Are there any X570 mobos that supports 16x PCIe 4.0 (GPU) + 4x PCIe 4.0 (NVMe) + 8x PCIe 3.0 (50Gbps NIC)?

pclausen

Gawd
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Jan 30, 2008
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My understanding is that the AM4 socket is limited to the following:

1 16x PCIe 4.0 direct wired to AM4 (typically main PCIe 16x slot for GPU or split to 8x + 8x or 8x + 4x + 4x across 2 or 3 PCIe slots)
1 4x PCIe 4.0 direct wired to AM4 (typically M.2 slot for NVMe storage device)
1 4x PCIe 4.0 PCH (LAN, USB, SATA, etc)

I have the following that I want to plug into a X570 mobo:

RTX 3080 / 6900 XT (depending on which I can get my hands on first)
Mellanox MCX4121A dual 25 Gpbs NIC (8x PCIe 3.0)
Sabrent Rocket Q4 NVMe 4.0

I'm thinking that the best compromise would be to run those 3 devices as either:

GPU 8x PCIe 4.0 in PCIe 16x slot 1
NIC 8x PCIe 3.0 in PCIe 16x slot 2 (or 3)
NVMe 4x PCIe 4.0 in M.2 slot

Or: (not sure this will work since that effectively leaves no PCIe lanes for the PCH chipset)

GPU 16x PCIe 4.0 in PCIe 16x slot 1
NIC 4x PCIe 3.0 in PCIe 16x slot 2 (or 3)
NVMe 4x PCIe 4.0 in M.2 slot

Granted 4.0 is effectively twice as fast as 3.0, so maybe I won't take a performance hit by running the GPU @ 8x (assuming a PCIe 4.0 capable GPU of course).

PCIe 3.0 x 4 = 31.52 Gbps, so as long as I run just one port on the NIC, I'll be fine, but if I want to LAG them both together for 50 Gbps, that becomes a limiting factor.

Do most X570 mobo support either of these configs? (I'm looking mainly at the Asus ROG/TUF offerings without WiFi)

I'm coming from Intel where I have been spoiled with 40 PCIe 3.0 lanes for about as far back as I can remember, so being limited to 24 lanes will take some getting used to. :)

Thanks!
 

Jamie Marsala

Limp Gawd
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Mar 9, 2016
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Pretty much every X570 board is setup that way. If you use the first 2 PCIe slots you would limit them to 2 8x PCIe 4.0 slots. The CPU feeds those and the first m.2 slot all at PCIe 4.0. There are 24 lanes on the CPU and the remaining 4 lanes go to the chipset at PCIe 4 speed. Most boards are setup so that you can get the other slots, not the first 2 connected to the CPU at PCIe 4.0 through the chipset. So you can pop that NIC in a 4x slot and get proper PCIe 4.0 speeds through the chipset.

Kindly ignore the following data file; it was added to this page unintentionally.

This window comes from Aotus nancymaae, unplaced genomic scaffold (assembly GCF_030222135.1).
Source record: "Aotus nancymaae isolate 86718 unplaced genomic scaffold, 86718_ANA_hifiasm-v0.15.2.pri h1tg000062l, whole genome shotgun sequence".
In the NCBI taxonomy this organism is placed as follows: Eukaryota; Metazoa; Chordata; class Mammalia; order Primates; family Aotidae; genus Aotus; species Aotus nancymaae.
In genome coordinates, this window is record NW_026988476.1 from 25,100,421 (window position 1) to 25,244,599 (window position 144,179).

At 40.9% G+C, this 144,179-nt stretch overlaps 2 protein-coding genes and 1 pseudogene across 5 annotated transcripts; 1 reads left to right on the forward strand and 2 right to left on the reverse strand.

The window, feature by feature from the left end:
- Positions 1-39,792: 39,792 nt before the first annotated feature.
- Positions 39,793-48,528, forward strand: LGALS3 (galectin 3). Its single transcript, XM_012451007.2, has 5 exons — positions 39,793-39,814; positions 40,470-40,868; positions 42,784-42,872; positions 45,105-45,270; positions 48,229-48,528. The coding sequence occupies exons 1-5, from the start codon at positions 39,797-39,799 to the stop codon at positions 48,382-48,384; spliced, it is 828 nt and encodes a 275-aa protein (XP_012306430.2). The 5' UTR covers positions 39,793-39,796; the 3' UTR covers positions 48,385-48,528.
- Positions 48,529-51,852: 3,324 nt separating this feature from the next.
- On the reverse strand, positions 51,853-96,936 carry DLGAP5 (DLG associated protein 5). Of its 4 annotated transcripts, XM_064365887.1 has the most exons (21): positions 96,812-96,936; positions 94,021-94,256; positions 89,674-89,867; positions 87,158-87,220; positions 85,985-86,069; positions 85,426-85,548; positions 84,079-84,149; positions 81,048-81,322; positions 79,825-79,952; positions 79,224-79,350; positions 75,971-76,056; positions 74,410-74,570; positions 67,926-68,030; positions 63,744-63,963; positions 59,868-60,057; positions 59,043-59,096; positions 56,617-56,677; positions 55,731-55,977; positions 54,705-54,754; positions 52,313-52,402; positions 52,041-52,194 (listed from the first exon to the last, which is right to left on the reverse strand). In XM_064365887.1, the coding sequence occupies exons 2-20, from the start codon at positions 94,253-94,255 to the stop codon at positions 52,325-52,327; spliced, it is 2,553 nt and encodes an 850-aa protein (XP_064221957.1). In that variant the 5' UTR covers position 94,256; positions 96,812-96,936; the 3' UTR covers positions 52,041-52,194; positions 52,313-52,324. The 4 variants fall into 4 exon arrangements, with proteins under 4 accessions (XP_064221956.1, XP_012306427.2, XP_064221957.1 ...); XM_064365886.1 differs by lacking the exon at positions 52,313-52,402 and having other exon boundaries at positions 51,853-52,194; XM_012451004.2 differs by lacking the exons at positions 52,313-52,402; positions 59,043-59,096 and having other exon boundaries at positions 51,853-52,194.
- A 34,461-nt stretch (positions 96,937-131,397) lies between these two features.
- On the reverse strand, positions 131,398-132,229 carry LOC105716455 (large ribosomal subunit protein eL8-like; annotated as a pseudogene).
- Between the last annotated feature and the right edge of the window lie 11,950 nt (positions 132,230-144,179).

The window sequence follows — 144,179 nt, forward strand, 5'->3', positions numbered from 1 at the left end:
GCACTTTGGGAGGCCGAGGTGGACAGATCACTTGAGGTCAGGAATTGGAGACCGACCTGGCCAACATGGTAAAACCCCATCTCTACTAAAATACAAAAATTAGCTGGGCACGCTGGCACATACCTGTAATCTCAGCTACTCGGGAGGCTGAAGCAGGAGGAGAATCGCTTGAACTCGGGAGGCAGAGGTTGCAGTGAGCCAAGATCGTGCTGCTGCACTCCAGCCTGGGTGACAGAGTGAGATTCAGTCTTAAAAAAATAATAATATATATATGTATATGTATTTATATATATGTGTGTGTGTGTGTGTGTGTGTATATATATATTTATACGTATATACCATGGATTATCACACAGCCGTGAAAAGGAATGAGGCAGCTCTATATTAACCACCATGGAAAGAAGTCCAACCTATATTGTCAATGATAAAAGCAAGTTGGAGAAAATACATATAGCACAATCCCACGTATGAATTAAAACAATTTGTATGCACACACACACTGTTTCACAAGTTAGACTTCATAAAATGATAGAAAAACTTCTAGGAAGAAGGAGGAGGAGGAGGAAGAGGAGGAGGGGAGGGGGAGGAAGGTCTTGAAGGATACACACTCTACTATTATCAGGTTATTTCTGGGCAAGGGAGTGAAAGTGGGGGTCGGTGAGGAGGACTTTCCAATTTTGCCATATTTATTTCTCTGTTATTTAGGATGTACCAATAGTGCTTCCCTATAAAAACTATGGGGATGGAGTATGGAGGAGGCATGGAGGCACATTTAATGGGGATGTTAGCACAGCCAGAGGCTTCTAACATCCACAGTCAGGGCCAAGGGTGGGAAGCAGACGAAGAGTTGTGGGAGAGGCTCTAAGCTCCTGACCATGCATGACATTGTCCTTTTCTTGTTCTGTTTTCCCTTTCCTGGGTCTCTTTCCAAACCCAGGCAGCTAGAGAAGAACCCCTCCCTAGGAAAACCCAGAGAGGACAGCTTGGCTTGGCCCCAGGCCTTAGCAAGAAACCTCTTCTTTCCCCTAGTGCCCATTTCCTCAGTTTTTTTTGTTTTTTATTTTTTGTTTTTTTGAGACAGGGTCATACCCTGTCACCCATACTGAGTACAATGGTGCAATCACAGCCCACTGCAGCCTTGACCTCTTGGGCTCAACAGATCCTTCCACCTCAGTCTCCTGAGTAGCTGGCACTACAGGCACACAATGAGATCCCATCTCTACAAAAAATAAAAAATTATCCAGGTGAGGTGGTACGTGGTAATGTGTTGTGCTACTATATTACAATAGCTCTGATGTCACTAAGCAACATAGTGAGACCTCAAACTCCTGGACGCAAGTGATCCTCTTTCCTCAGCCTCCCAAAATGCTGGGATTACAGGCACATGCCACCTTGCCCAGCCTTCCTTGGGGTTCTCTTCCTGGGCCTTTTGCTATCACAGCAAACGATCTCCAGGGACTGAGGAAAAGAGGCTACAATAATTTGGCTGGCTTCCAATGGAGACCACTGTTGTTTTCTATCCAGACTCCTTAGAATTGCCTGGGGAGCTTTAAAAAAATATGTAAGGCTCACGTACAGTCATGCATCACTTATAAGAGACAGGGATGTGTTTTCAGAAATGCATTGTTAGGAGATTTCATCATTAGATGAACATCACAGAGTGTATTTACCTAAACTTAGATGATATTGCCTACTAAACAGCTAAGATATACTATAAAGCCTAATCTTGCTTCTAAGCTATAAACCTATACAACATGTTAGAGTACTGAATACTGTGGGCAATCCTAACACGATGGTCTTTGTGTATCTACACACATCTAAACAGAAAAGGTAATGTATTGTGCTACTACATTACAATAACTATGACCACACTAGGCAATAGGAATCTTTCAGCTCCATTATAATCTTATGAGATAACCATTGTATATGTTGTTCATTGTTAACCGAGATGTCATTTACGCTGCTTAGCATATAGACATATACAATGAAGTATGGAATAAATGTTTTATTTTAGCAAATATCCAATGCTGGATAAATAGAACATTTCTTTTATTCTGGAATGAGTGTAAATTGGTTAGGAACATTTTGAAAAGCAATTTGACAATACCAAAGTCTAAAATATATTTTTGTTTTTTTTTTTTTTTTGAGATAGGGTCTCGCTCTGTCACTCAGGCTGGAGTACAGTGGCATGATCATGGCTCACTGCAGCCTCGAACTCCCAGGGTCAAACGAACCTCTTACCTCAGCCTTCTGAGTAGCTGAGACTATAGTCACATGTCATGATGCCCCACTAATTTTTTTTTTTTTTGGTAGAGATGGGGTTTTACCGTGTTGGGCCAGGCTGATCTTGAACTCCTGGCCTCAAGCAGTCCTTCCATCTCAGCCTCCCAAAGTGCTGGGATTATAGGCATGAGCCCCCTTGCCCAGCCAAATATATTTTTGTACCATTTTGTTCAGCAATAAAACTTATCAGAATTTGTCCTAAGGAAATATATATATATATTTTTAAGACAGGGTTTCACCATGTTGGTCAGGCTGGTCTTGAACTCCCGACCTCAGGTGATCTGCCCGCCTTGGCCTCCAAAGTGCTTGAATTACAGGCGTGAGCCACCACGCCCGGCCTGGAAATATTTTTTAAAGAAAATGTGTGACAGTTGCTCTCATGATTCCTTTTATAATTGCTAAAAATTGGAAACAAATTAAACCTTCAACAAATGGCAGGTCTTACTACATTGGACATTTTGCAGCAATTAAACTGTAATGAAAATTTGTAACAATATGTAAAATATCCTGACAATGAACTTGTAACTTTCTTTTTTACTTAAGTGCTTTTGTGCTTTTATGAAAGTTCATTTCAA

jeremyshaw

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All boards X570 boards are:
24 lanes from CPU. 4 for NVMe (AMD requirement), and 4 for southbridge (platform requirement). This leaves 16 from the CPU, and a bunch more breakouts from the chipset. The cheaper boards, like my X570 TUF, put all 16 of the remaining CPU lanes into the main PCIe slot. The other big PCIe slot is given 4 lanes from the chipset (meaning, the CPU has 4 lanes to the chipset, and the chipset has a hub/switch that has ~20 lanes, of which 4 are allocated to that other PCIe slot).

Some of the pricier boards will instead split that main 16 lane allocation from the CPU, into two x8 slots (using switch chips, so the main slot is x16/x8, and the other slot is x8).

IIRC, in my original research around the X570 launch, anything higher than a ASUS X570 TUF or ASRock Steel Legend/Extreme4 in pricing should have the latter layout. I'm somewhat interested, too, so I'll be back later with more findings.
 

jeremyshaw

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Alright, I found the board I was thinking of. The ASUS Pro WS X570 ACE. ~$350+, so not worth it, outside of the configuration curiosity: